Vidha Saumya

Born: Bihar, India (1984)

Lives and works: Helsinki, Finland


GUNPOWDER (2013-2017)

Series of 28 drawings, Cello Gripper on paper

21 cm x 25 cm (each)


Drawing is Vidha Saumya’s primary medium. She selects humble materials to create a sense of vulnerability in her subject matter. She evokes elements, like sound, simply through her handling of a common ballpoint pen, controlling the thickness and strength of each line with deliberation and intention. Her works range in scale from intimate notebook compositions to large scale works on paper hung on the wall, and center mainly on the body and a range of subjectivities. She projects and weaves her own observations subtly into her imagined scenes.


Born in Bihar, India, raised in Delhi and Mumbai, India and currently based in Helsinki, Finland, Saumya reflects on these respective countries’ social orders, conflicts of class and castes, religious differences, and the role of women in society as a way to play with and challenge norms, taboos, and boundaries. For instance, in EXPLOSIVES (2009), a book of fifteen drawings, Saumya visualizes the questions and answers in a Mumbai-based sex therapist’s advice column. Women in bras and men with naked torsos and fancy underwear, all in various stages of undress, take center stage in surreal scenes full of fabric and interior design patterns. Together these elements arouse collective anxieties and reveal the clouds of ignorance which surround sexual subjects.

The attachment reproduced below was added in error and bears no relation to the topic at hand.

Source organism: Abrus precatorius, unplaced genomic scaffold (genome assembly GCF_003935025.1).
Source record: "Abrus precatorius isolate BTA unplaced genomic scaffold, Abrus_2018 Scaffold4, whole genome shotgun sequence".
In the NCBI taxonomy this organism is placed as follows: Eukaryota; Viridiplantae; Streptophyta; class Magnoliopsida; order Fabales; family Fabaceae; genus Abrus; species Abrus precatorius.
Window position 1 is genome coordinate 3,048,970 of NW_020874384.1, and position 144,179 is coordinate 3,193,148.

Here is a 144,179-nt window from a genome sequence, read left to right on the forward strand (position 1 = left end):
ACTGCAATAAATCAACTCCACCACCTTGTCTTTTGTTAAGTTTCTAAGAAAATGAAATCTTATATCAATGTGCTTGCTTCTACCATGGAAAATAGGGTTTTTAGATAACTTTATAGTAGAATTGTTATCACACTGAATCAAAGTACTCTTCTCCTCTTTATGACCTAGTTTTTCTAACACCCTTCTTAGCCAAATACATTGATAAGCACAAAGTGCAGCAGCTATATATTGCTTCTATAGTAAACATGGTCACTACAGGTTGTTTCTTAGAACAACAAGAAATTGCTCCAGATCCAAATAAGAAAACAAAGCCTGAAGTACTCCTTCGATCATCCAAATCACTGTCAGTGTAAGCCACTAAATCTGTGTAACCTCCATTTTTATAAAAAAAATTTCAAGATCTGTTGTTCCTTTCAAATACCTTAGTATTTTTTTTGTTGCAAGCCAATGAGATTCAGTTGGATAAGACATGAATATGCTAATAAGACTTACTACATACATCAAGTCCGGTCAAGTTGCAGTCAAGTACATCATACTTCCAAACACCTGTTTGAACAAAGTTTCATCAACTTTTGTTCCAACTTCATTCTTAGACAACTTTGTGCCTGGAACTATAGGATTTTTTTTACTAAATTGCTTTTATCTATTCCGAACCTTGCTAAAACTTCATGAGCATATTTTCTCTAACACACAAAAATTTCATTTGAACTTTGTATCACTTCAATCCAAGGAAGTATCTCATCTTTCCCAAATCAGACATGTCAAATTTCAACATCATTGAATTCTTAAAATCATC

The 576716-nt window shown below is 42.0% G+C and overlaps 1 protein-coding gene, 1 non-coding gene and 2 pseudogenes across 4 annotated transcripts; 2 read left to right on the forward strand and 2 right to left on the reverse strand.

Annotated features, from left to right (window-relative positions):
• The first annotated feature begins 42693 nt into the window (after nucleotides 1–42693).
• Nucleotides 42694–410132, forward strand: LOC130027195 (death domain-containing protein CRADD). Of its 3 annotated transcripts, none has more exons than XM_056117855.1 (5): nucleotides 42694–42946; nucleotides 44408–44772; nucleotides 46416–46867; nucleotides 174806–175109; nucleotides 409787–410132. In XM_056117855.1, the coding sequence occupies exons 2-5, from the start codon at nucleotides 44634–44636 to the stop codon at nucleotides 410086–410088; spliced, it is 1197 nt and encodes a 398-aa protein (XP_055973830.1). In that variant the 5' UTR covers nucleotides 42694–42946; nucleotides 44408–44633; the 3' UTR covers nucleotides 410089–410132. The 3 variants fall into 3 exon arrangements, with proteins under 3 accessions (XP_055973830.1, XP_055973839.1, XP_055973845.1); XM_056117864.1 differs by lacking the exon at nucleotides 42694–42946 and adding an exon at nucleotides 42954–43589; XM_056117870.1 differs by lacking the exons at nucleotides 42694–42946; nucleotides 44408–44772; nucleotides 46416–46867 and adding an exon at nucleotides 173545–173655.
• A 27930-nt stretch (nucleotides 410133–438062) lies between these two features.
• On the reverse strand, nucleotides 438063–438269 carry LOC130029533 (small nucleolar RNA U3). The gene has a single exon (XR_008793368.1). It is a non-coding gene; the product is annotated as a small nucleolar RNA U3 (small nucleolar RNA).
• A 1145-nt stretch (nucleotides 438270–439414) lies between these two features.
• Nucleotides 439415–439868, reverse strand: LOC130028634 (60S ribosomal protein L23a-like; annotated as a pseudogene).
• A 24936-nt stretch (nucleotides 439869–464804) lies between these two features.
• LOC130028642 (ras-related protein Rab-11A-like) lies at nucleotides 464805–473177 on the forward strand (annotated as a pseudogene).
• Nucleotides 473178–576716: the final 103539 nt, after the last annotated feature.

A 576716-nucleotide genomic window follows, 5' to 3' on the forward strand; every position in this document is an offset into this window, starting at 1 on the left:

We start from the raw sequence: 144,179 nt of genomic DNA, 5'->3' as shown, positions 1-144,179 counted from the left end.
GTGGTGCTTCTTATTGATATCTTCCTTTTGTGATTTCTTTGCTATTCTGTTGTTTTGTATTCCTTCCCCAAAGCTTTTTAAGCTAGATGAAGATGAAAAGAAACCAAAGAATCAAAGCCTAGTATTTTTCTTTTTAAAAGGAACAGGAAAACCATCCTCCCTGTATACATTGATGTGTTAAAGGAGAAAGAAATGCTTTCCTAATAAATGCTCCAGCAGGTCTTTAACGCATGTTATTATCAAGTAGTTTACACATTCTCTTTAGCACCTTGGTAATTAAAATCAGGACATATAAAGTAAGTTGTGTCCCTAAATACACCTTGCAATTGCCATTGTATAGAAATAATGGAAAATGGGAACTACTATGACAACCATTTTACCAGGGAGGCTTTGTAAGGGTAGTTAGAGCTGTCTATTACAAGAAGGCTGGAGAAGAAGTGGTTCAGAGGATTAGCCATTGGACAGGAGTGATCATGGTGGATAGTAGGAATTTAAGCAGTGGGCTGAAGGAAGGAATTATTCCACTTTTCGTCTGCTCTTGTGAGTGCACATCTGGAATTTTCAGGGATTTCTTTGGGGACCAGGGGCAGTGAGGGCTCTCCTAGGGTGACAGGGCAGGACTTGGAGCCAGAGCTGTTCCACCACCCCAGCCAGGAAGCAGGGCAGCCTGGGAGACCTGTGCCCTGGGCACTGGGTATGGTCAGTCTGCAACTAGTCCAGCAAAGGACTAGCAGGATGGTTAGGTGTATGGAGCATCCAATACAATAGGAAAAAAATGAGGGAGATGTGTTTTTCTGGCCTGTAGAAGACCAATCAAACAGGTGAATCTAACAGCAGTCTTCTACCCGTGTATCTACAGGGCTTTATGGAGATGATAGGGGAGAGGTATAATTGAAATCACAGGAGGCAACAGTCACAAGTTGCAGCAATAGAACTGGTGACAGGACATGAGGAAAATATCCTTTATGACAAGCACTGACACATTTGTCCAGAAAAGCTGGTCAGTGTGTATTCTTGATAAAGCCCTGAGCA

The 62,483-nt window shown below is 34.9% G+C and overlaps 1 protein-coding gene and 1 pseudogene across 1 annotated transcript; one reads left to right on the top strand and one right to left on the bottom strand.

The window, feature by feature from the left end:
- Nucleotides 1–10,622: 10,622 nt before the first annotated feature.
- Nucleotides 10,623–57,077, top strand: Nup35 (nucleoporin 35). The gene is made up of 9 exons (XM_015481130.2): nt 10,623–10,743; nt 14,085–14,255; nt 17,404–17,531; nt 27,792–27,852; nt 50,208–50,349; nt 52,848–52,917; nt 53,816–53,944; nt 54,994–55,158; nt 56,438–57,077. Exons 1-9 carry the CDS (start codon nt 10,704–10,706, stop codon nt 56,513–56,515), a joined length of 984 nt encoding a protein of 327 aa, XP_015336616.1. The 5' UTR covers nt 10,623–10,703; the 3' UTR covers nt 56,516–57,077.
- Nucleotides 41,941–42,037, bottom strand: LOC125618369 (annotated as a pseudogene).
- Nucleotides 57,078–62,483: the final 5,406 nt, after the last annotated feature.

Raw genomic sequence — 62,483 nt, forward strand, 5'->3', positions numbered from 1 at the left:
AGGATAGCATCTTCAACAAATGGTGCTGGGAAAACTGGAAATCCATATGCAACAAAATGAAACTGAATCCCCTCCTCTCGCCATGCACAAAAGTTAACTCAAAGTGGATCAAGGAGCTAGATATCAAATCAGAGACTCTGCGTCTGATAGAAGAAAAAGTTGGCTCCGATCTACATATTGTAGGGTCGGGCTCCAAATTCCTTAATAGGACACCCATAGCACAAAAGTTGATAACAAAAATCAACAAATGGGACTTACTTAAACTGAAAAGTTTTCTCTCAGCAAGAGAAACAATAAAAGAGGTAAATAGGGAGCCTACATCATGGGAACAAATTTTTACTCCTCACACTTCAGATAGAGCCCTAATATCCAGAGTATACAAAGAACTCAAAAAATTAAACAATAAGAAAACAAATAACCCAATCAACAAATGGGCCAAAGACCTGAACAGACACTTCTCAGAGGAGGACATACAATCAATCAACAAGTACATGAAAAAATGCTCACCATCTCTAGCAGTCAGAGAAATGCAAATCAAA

For this exhibition, Saumya presents twenty-eight new drawings titled GUNPOWDER (2013-17). The series, which has never been presented publicly, branches off the same format and subject matter as EXPLOSIVES: responses to what the artist characterizes as the “surfeit of libidinous images that flood the market and infiltrate people’s minds in the age of Globalization.” In GUNPOWDER, she shifts her gaze towards figures and backdrops based on observation: hours in hospitals, and travelling back and forth between India and Finland. She represents a wider range of genders in the present series, and uses humor to wring out the drawn, sexual fantasies.


Saumya’s drawings expand her idea of herself through identification with the desires and absurdities of others. Drawing what extends beyond the boundaries of normative society, she enters into a range of other possible selves, and lives them out in her work. Through this mode of identification, she expands ideas of what is or could be accepted.



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